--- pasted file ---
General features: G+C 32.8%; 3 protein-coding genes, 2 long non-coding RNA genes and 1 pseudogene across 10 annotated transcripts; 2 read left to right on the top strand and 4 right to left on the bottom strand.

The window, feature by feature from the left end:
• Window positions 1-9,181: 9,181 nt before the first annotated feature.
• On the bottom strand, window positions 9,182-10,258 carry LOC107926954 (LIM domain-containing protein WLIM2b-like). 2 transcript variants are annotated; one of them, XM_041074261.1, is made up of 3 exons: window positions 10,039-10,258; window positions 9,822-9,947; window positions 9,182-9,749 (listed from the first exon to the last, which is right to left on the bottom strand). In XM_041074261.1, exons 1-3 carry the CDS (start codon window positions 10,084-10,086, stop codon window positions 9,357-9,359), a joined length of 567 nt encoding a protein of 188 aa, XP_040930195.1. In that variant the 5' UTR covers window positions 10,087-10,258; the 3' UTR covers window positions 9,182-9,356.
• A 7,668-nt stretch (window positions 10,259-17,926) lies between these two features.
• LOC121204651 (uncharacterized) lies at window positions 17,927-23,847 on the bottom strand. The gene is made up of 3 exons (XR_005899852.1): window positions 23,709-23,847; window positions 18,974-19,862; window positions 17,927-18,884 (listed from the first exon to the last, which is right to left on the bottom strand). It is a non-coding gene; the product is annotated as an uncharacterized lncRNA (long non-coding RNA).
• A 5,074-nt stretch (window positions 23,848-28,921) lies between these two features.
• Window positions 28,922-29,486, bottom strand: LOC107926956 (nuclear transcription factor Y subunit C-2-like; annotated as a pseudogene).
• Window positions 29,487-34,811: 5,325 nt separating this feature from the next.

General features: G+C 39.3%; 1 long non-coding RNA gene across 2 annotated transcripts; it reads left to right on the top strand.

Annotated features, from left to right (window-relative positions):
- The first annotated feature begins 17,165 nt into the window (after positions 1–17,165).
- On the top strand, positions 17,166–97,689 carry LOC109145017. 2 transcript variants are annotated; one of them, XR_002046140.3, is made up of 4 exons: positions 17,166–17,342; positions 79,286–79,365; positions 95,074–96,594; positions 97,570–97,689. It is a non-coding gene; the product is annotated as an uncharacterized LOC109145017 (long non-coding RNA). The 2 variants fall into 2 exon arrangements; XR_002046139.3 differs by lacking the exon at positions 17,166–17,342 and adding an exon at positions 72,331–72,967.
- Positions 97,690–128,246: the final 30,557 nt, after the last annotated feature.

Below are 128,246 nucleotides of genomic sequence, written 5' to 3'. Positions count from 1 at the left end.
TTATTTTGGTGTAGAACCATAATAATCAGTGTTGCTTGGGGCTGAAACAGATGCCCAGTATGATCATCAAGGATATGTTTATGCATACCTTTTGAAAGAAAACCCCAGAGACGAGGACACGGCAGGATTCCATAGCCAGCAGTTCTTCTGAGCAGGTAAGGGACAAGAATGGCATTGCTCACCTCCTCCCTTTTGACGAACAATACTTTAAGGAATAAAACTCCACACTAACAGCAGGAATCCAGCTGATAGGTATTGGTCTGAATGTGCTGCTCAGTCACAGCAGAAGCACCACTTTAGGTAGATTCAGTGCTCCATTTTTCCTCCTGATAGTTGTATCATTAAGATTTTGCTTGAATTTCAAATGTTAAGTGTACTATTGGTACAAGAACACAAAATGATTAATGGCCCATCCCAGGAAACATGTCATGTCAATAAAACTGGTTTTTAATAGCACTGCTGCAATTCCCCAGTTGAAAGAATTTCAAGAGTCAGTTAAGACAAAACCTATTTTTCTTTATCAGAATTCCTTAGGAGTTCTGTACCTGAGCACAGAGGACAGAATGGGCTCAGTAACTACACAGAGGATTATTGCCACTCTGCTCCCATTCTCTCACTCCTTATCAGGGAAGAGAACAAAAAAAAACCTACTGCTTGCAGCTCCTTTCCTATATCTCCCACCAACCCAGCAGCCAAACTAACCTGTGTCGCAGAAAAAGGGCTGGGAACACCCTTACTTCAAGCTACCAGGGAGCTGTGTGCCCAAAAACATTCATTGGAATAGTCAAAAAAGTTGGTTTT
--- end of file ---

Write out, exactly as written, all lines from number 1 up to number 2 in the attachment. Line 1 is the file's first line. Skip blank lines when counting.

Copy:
General features: G+C 32.8%; 3 protein-coding genes, 2 long non-coding RNA genes and 1 pseudogene across 10 annotated transcripts; 2 read left to right on the top strand and 4 right to left on the bottom strand.

The window, feature by feature from the left end: